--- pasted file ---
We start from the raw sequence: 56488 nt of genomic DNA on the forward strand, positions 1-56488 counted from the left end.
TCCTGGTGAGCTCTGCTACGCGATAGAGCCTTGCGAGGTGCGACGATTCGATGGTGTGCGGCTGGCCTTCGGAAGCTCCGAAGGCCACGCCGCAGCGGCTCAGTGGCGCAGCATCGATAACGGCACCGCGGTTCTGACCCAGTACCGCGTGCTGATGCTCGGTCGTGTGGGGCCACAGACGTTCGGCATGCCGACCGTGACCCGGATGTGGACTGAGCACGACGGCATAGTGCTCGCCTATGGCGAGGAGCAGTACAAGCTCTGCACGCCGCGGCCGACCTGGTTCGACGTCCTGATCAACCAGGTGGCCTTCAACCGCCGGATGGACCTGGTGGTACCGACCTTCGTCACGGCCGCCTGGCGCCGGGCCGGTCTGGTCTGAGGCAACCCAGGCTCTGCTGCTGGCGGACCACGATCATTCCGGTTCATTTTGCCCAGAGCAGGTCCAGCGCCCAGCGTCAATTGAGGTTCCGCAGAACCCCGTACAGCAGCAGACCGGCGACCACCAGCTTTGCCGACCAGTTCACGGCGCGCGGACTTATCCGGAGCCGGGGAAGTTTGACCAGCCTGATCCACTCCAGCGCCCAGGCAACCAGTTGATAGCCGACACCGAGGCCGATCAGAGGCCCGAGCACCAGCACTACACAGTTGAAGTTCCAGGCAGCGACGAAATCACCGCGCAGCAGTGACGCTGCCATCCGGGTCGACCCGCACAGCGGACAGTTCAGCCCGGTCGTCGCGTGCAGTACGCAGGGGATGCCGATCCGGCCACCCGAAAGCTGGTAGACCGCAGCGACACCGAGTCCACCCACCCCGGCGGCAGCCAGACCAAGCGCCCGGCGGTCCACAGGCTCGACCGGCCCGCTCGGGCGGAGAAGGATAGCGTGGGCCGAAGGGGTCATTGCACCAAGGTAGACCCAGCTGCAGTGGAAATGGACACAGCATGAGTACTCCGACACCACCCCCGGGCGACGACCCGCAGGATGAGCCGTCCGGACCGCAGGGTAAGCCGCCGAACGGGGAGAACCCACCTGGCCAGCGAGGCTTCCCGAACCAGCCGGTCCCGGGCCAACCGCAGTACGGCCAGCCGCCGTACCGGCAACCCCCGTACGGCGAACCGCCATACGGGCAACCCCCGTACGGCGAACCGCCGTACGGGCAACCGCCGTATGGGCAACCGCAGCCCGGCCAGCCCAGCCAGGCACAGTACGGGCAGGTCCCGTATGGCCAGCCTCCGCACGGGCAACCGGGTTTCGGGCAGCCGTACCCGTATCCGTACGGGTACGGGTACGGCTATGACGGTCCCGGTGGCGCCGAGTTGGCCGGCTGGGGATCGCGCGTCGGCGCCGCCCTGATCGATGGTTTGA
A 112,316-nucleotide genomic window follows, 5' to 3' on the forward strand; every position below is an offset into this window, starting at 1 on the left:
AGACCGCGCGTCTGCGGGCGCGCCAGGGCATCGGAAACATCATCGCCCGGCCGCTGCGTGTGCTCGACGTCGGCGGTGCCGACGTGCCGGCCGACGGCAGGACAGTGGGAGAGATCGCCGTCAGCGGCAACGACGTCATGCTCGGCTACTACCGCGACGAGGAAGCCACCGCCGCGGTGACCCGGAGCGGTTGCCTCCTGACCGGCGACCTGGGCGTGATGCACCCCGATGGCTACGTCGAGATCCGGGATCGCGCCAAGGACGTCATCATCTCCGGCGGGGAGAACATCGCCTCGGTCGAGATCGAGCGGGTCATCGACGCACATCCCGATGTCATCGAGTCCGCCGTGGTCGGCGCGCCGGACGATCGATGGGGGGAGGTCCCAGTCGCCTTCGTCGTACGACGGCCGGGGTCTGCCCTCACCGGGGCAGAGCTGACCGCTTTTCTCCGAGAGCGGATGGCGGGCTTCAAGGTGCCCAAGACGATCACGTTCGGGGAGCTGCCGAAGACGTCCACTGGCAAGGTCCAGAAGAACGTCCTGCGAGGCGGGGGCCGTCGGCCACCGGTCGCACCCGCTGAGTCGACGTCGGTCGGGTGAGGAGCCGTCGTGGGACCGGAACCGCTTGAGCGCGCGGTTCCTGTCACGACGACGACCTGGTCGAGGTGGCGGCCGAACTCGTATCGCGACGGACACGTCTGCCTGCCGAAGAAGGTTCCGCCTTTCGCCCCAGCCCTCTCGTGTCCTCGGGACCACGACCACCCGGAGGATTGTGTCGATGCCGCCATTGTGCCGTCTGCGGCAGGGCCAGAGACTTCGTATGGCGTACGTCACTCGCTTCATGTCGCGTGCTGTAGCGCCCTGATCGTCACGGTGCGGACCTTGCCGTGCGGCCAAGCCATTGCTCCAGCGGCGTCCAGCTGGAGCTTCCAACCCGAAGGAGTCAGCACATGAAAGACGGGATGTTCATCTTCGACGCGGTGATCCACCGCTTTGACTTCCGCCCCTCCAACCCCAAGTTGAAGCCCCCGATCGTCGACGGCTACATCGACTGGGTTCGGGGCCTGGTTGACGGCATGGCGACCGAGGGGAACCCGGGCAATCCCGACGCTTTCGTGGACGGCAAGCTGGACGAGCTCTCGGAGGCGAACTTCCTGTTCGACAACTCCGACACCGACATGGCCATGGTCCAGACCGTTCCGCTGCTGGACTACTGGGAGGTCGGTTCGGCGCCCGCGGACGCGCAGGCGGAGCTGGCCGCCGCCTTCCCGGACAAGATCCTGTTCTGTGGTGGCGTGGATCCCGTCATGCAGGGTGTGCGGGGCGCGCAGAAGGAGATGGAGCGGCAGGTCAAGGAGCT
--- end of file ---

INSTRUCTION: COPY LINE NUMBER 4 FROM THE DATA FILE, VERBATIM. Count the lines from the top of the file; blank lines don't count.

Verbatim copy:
AGACCGCGCGTCTGCGGGCGCGCCAGGGCATCGGAAACATCATCGCCCGGCCGCTGCGTGTGCTCGACGTCGGCGGTGCCGACGTGCCGGCCGACGGCAGGACAGTGGGAGAGATCGCCGTCAGCGGCAACGACGTCATGCTCGGCTACTACCGCGACGAGGAAGCCACCGCCGCGGTGACCCGGAGCGGTTGCCTCCTGACCGGCGACCTGGGCGTGATGCACCCCGATGGCTACGTCGAGATCCGGGATCGCGCCAAGGACGTCATCATCTCCGGCGGGGAGAACATCGCCTCGGTCGAGATCGAGCGGGTCATCGACGCACATCCCGATGTCATCGAGTCCGCCGTGGTCGGCGCGCCGGACGATCGATGGGGGGAGGTCCCAGTCGCCTTCGTCGTACGACGGCCGGGGTCTGCCCTCACCGGGGCAGAGCTGACCGCTTTTCTCCGAGAGCGGATGGCGGGCTTCAAGGTGCCCAAGACGATCACGTTCGGGGAGCTGCCGAAGACGTCCACTGGCAAGGTCCAGAAGAACGTCCTGCGAGGCGGGGGCCGTCGGCCACCGGTCGCACCCGCTGAGTCGACGTCGGTCGGGTGAGGAGCCGTCGTGGGACCGGAACCGCTTGAGCGCGCGGTTCCTGTCACGACGACGACCTGGTCGAGGTGGCGGCCGAACTCGTATCGCGACGGACACGTCTGCCTGCCGAAGAAGGTTCCGCCTTTCGCCCCAGCCCTCTCGTGTCCTCGGGACCACGACCACCCGGAGGATTGTGTCGATGCCGCCATTGTGCCGTCTGCGGCAGGGCCAGAGACTTCGTATGGCGTACGTCACTCGCTTCATGTCGCGTGCTGTAGCGCCCTGATCGTCACGGTGCGGACCTTGCCGTGCGGCCAAGCCATTGCTCCAGCGGCGTCCAGCTGGAGCTTCCAACCCGAAGGAGTCAGCACATGAAAGACGGGATGTTCATCTTCGACGCGGTGATCCACCGCTTTGACTTCCGCCCCTCCAACCCCAAGTTGAAGCCCCCGATCGTCGACGGCTACATCGACTGGGTTCGGGGCCTGGTTGACGGCATGGCGACCGAGGGGAACCCGGGCAATCCCGACGCTTTCGTGGACGGCAAGCTGGACGAGCTCTCGGAGGCGAACTTCCTGTTCGACAACTCCGACACCGACATGGCCATGGTCCAGACCGTTCCGCTGCTGGACTACTGGGAGGTCGGTTCGGCGCCCGCGGACGCGCAGGCGGAGCTGGCCGCCGCCTTCCCGGACAAGATCCTGTTCTGTGGTGGCGTGGATCCCGTCATGCAGGGTGTGCGGGGCGCGCAGAAGGAGATGGAGCGGCAGGTCAAGGAGCT